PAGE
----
Anatomy Of A Shoe

Anatomy Of A Shoe

Anatomy Of A Shoe

 

I often see parents who bring their children into my clinic for foot problems. Aches and pains in kids can mean many different things. Whatever the complaint, I will always sneak a peek at the shoes they are wearing since improper footwear can sometimes be the culprit. I find myself giving parents advice on what shoes to buy and what features to look for in a good shoe. I say things like “make sure it has good support”, “look for a solid, controlling shoe”, “buy something that has stability”. What does that all mean? I thought I’d use this month’s blog to breakdown the basic anatomy of a shoe and explain how a good shoe can help eliminate foot problems.

 

I say things like “make sure it has good support”, “look for a solid, controlling shoe”, “buy something that has stability”. What does that all mean?

 

Most children will require a shoe that offers good support, stability, and control. A shoe is dividing into two parts: the upper and the lower. Basically, the upper of a shoe is everything that is above the sole. The important thing to keep in mind when looking at the upper of a shoe as a whole is the material it’s made of. Nowadays shoes can be made from a variety of materials, but it really comes down to leather (natural) or synthetic (man made). Leather uppers will always be optimal over a synthetic choice. Leather is breathable (good for those sweaty, stinky feet) and can help maintain the foot’s temperature. It also will adapt better to the natural shape of the wearer’s foot. Synthetic shoes don’t accommodate foot shapes well.

 

Leather uppers will always be optimal over a synthetic choice. Leather is breathable (good for those sweaty, stinky feet) and can help maintain the foot’s temperature.

 

One part of the upper is the vamp. The vamp is the front part of the shoe that comes up over the top of the foot (including the tongue) and covers the toes and the instep. An athletic shoe will have a longer vamp than a ballet flat will. The more coverage the vamp offers, the more supportive a shoe will likely be. Another part of the upper is the toe box. The toe box retains the shape of the shoe and provides protection for the toes. The toe box can be various widths and depths depending on the style of the shoe.

 

When choosing a shoe, you want to make sure that the toe box is wide enough so that the toes aren’t crowded. Shoes that come to a point in the toe area or narrow often push the toes together and squish them. A good way to know how much room you have in the toe box of your shoes is to take a tracing of your foot when you are standing without shoes on and then compare the width your toes need to the width the shoes allow.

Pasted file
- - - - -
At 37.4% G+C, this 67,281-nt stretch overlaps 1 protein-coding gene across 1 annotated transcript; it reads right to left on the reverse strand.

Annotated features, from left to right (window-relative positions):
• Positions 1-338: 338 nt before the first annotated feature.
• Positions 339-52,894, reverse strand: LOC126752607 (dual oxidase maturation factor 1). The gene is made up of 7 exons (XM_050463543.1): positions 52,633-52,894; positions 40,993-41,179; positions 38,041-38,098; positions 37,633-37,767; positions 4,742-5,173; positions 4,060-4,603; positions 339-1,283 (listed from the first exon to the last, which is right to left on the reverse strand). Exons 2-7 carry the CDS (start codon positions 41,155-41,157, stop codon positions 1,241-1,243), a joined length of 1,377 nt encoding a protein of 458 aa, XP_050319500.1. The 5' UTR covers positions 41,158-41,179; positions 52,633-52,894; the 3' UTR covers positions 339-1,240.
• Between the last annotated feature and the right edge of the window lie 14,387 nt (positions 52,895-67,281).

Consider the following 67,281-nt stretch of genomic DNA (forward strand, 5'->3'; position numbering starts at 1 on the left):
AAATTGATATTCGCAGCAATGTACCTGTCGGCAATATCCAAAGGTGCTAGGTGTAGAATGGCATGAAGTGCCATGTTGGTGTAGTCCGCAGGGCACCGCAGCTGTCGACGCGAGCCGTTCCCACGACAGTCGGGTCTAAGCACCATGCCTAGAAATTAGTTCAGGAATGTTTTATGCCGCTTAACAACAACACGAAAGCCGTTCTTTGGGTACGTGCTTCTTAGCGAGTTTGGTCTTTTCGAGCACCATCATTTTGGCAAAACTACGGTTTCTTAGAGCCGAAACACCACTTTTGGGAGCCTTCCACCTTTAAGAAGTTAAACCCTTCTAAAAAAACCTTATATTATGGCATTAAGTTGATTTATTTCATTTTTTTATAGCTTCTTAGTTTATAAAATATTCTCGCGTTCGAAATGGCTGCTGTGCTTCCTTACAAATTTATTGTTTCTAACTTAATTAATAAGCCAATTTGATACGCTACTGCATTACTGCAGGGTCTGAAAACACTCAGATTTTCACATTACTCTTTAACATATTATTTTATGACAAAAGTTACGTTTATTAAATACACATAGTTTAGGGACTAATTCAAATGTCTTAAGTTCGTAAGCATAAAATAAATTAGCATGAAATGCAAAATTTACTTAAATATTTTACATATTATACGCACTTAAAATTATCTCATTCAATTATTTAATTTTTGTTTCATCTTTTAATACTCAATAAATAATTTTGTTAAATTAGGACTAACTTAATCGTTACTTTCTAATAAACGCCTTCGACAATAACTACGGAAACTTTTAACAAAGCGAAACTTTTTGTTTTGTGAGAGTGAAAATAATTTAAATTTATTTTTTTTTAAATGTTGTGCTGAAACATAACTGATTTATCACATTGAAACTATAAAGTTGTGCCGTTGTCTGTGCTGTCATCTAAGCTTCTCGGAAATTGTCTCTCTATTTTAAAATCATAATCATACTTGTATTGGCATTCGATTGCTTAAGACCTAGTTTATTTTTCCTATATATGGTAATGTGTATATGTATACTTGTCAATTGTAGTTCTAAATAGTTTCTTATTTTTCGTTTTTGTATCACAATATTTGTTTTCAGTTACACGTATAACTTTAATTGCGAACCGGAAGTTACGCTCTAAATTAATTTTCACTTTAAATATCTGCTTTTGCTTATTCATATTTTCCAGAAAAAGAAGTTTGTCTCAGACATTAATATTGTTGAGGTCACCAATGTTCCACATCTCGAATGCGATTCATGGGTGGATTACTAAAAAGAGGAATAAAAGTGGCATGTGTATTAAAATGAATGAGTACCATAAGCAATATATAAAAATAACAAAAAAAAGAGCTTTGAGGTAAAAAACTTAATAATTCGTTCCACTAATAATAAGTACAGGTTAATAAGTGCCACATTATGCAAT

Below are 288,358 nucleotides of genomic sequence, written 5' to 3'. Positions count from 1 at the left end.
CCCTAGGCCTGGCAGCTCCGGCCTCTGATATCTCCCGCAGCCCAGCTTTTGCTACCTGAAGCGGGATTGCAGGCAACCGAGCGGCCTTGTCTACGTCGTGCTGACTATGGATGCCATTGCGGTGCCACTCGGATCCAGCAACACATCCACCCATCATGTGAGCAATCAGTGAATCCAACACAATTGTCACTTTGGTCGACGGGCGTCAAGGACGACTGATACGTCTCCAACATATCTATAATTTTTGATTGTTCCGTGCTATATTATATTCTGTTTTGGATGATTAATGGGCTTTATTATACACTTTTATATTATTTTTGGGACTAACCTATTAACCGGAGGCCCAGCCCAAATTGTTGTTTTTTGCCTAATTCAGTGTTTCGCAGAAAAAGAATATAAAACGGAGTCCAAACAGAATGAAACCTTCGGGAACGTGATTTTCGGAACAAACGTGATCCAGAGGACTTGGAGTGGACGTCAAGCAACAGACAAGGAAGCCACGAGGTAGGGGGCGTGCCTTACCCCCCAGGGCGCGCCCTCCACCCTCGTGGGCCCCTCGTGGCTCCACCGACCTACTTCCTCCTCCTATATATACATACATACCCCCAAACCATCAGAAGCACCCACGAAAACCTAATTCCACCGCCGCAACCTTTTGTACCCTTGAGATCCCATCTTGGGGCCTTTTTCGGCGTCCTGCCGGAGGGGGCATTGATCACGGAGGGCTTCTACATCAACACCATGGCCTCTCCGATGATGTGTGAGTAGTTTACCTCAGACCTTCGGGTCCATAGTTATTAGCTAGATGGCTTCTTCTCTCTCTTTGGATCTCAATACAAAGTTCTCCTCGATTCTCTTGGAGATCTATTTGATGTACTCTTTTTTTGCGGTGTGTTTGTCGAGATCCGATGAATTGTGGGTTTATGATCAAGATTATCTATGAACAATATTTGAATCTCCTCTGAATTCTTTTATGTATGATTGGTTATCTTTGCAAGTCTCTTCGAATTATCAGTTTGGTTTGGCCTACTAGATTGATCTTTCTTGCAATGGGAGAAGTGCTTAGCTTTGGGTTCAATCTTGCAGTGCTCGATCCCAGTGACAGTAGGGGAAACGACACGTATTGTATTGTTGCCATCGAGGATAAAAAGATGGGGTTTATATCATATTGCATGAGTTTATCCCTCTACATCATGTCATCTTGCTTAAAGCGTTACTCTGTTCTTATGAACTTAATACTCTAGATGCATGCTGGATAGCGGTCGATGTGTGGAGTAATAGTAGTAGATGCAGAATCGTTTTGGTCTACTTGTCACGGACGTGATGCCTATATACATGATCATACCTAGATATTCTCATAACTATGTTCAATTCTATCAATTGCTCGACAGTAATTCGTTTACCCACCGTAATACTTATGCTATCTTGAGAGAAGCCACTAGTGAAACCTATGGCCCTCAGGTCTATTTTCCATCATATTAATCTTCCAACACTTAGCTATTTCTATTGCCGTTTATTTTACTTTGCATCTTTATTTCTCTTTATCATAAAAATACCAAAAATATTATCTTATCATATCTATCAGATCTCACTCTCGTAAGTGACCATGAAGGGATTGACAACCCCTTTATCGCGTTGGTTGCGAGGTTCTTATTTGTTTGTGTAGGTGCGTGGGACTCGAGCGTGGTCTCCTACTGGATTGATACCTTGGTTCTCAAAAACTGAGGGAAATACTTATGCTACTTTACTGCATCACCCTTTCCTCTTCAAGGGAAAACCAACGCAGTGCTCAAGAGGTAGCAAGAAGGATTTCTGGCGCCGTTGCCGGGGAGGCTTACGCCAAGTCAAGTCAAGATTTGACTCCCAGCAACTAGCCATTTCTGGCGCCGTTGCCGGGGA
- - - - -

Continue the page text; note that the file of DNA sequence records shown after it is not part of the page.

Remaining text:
One should never walk on the back of their shoes or “break” the back of the shoe.

 

The heel counter is the last part of the upper you should be aware of. The counter is the part at the back of the shoe the hugs your heel. It is a rigid piece of material that helps to stiffen the shoe. The heel counter helps to stabilize your foot. If the material used to create the heel counter is flimsy then the shoe doesn’t provide any stability to the foot. This is why one should never walk on the back of their shoes or “break” the back of the shoe. Shoes should always be put on properly in order to maintain the integrity of the shoe.

 

The entire lower component of the shoe should not twist over itself when twisting in opposite directions.

 

The lower part of the shoe is everything on the bottom of the shoe consisting of the sole, insole, heel, and shank. The sole, or outsole, is the entire bottom of the shoe that comes into contact with the ground. The more contact, the more stable; that’s why stilettos aren’t stable. Outsoles can provide traction, grip, durability, and water protection. This part of the shoe is probably the most vulnerable to wear and tear and the shoe needs to be replaced when it does happen. The insole is the part inside the shoe in-between your foot and the bottom of the shoe. This part of the shoe provides comfort for the wearer and can also offer some support to the wearer. The insole is usually removable, this allows space in the shoe to add more support such as an orthotic. The shank reinforces the strength of the outsole and the heel is the raised part of the back portion of the shoe. The entire lower component of the shoe should not twist over itself when twisting in opposite directions. If this does happen, the shoe does not provide any stability.

 

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Quick Tips:

  • The heel counter should be rigid

  • The outsole should be strong and not easily twisted

  • The vamp of the shoe should bend only where the foot bends

 

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Jana Charyk

About Jana Charyk

Jana is a registered Chiropodist. She owns and operates Ajax Foot Clinic in Durham Region. She treats foot conditions and offers foot care to people of all ages. Jana is a wife and a mother of two.

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